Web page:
NTAM’s Wojnar: European investors remain at forefront of sustainable investing

European investors better understand the risks of not investing sustainably

Theo Andrew

a man in a suit

European investors remain at the forefront of sustainable investing but their views on ESG continue to evolve, Darek Wojnar, head of funds and managed accounts for Northern Trust Asset Management (NTAM), said.

Speaking to ETF Stream, Wojnar said investors in Europe are far more conscious of the risks associated with not investing sustainably than some of their global counterparts with many highlighting the tightly linked relationship between portfolio risks and ESG.

“From a European-centric view, investors care not only about having well-constructed portfolios, but they also care to understand any risks related to sustainability that might be embedded within,” he said.

“We all have varying views on how much risk capacity a portfolio can take which is why some investors are more likely to accept certain risks, related to environmental, governance, and social practices, while others try to avoid them

“Many investors want to understand the risk implications of the environmental practices the companies they invest in adopt. European investors, particularly institutional investors, tend to be at the forefront of that concern.”

While European investors might be more sophisticated in their view on ESG, a recent Morningstar survey found that asset owners still have a diverse range of approaches to the implementation of ESG within their portfolios.

When it comes to investors’ approaches to ESG, 59% said they were considered only to the extent they were deemed financially relevant while 41% saw ESG considerations as a valid objective in their own right.

Just 11% of respondents were willing to sacrifice financial return to pursue ESG objectives.

Wojnar added, “investors are continuing to evolve their views on ESG, which are still heavily reliant on companies’ inconsistent ESG disclosures and a shifting regulatory environment.”

“Regulation is definitely shifting and can be viewed by some as prescriptive,” he said. “While investors are still evolving their views, our goal is to try and help them make the best decision out of the available information.”

Wojnar said NTAM leverages frameworks such as those developed by the Task Force for Climate-Related Financial Disclosures and Sustainable Accounting Standards Board to helps investors view sustainable investing through a “more comprehensive lens”.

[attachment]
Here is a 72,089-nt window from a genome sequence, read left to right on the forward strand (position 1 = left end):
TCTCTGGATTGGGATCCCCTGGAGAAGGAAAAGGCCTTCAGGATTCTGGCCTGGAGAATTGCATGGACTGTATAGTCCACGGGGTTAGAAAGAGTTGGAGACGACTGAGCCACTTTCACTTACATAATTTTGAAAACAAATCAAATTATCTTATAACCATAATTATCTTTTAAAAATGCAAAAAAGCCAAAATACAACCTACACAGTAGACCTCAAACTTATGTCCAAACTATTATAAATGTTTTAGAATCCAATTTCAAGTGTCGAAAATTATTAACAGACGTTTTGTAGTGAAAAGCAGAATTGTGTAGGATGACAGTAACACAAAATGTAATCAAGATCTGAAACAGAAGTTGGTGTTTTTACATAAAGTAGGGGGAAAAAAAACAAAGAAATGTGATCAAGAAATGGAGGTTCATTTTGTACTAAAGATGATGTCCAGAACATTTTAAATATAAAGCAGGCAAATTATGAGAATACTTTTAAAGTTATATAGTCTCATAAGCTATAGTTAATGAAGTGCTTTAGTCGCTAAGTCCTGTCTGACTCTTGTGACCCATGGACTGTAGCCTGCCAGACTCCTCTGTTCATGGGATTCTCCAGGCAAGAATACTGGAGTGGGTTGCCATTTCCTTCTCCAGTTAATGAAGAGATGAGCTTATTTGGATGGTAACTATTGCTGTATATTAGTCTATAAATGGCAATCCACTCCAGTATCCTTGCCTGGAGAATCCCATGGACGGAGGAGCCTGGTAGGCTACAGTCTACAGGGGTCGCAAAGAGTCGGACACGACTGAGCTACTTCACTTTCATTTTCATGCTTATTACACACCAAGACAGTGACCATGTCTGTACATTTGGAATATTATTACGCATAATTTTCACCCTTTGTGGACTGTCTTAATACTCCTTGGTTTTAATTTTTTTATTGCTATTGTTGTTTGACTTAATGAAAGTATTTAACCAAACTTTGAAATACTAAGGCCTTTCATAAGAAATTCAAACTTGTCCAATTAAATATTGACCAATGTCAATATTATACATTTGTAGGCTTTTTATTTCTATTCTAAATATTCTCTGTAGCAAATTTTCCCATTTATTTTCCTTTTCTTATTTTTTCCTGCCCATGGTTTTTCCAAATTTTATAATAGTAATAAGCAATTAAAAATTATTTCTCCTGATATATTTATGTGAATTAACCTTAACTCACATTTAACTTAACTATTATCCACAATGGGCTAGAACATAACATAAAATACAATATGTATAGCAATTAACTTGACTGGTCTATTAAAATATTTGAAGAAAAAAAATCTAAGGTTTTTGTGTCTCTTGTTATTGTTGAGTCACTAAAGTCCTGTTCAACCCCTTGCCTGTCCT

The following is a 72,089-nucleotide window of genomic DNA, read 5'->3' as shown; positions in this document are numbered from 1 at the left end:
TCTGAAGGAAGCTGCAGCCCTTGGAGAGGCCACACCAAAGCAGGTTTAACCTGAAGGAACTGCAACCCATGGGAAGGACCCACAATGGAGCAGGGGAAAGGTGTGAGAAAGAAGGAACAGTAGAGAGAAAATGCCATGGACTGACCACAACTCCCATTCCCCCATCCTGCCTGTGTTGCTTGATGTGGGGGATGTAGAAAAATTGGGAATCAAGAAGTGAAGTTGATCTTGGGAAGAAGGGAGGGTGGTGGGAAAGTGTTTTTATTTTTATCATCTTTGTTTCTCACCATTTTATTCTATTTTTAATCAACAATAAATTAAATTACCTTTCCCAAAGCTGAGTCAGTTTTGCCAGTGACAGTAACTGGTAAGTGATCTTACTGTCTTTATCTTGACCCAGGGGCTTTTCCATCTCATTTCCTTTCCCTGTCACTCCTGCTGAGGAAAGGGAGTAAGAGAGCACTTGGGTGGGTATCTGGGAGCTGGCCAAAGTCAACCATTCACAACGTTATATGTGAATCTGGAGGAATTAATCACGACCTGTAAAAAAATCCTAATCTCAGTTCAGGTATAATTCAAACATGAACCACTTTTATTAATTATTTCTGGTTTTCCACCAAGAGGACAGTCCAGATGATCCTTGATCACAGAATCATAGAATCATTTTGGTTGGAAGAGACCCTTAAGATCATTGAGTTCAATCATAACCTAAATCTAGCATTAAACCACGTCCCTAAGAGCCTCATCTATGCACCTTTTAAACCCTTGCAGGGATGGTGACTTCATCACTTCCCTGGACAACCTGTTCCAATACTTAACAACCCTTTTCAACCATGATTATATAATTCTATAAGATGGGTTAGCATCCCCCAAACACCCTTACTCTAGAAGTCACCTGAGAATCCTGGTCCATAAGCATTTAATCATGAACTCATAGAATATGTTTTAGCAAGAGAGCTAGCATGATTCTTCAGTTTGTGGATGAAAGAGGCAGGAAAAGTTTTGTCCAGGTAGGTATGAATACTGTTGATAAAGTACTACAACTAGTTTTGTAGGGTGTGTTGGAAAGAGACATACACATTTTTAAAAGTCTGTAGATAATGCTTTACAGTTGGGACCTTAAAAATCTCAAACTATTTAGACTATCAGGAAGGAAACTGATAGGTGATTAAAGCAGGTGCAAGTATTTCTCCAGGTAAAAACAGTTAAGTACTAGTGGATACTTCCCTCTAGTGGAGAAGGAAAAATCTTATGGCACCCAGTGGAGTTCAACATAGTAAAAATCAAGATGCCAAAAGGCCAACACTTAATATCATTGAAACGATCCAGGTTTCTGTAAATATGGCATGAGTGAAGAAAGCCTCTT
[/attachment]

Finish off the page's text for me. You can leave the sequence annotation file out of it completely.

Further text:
Towards that end, NTAM has developed the Northern Trust ESG Vector Score, a measurement that assesses financially relevant ESG-related risks. 

NTAM also offers several registered products incorporating sustainable elements, including four ESG and climate ETFs in its FlexShares European-registered funds that target low volatility and high dividend-paying stocks across developed and emerging markets.

Measured growth

Alongside its sustainable offering, the group also listed the $134.6m FlexShares Listed Private Equity UCITS ETF (FLPE) in December 2021, taking its ETF range to five since coming to market in March 2021.

Wojnar said the firm will continue to build on this offering in a “measured way”, targeting fixed income and thematic products with a sustainable twist as deemed necessary.

“You will not see us flooding the marketplace with products but gradually we will expand over time, leveraging our global platform and delivering it with a local focus on clients,” he said. “If you look at our global platform, NTAM has a unique offering of fixed-income capabilities which we are still yet to develop in EMEA. We also have thematic products that include global natural resources and sustainable infrastructure.”

Uncertainties around the current macro environment will also be key to how NTAM grows its ETF range going forward. The asset manager said it will also provide opportunities for investors.

“All of that uncertainty provides openings for investors to assess their strategic and tactical allocations,” Wojnar said. “That creates an opportunity for asset managers too.”

He added both asset managers and investors are switching to the reality of the rising costs of running an “appropriately risk-managed business in a challenging asset environment”.

“Revenues for everyone in the industry seem to be somewhat lower,” Wojnar said. “We always want to make sure that we can serve clients today but also make investments that will pay dividends five years from now.

“It is imperative that we take a longer-term view while also managing current uncertainties within the shifting market environment.”

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